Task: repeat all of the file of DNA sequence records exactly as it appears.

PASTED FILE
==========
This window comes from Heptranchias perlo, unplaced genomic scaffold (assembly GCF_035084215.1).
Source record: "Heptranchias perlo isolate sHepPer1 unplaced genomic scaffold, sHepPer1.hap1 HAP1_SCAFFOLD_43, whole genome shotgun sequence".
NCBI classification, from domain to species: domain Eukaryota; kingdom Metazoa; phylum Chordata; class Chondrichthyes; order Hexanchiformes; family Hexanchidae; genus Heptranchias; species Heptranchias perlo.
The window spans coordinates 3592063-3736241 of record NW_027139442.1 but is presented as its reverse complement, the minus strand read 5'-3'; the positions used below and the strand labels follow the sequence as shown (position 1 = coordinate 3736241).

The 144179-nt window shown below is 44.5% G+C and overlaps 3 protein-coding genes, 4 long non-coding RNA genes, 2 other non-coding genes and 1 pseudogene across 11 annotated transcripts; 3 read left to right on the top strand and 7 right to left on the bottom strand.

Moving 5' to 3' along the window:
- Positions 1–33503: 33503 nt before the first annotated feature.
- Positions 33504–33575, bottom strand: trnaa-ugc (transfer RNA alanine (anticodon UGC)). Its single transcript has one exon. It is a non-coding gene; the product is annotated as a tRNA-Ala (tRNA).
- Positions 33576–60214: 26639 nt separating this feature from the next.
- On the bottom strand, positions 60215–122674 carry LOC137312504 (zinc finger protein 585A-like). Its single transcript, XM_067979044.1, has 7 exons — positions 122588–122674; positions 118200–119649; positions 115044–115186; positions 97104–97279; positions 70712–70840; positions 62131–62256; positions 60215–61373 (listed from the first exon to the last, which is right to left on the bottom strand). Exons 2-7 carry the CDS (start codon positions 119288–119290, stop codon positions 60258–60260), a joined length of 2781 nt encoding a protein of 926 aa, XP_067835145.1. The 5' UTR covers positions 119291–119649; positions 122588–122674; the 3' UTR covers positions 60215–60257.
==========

This window comes from Heptranchias perlo, unplaced genomic scaffold (assembly GCF_035084215.1).
Source record: "Heptranchias perlo isolate sHepPer1 unplaced genomic scaffold, sHepPer1.hap1 HAP1_SCAFFOLD_43, whole genome shotgun sequence".
NCBI classification, from domain to species: domain Eukaryota; kingdom Metazoa; phylum Chordata; class Chondrichthyes; order Hexanchiformes; family Hexanchidae; genus Heptranchias; species Heptranchias perlo.
The window spans coordinates 3592063-3736241 of record NW_027139442.1 but is presented as its reverse complement, the minus strand read 5'-3'; the positions used below and the strand labels follow the sequence as shown (position 1 = coordinate 3736241).

The 144179-nt window shown below is 44.5% G+C and overlaps 3 protein-coding genes, 4 long non-coding RNA genes, 2 other non-coding genes and 1 pseudogene across 11 annotated transcripts; 3 read left to right on the top strand and 7 right to left on the bottom strand.

Moving 5' to 3' along the window:
- Positions 1–33503: 33503 nt before the first annotated feature.
- Positions 33504–33575, bottom strand: trnaa-ugc (transfer RNA alanine (anticodon UGC)). Its single transcript has one exon. It is a non-coding gene; the product is annotated as a tRNA-Ala (tRNA).
- Positions 33576–60214: 26639 nt separating this feature from the next.
- On the bottom strand, positions 60215–122674 carry LOC137312504 (zinc finger protein 585A-like). Its single transcript, XM_067979044.1, has 7 exons — positions 122588–122674; positions 118200–119649; positions 115044–115186; positions 97104–97279; positions 70712–70840; positions 62131–62256; positions 60215–61373 (listed from the first exon to the last, which is right to left on the bottom strand). Exons 2-7 carry the CDS (start codon positions 119288–119290, stop codon positions 60258–60260), a joined length of 2781 nt encoding a protein of 926 aa, XP_067835145.1. The 5' UTR covers positions 119291–119649; positions 122588–122674; the 3' UTR covers positions 60215–60257.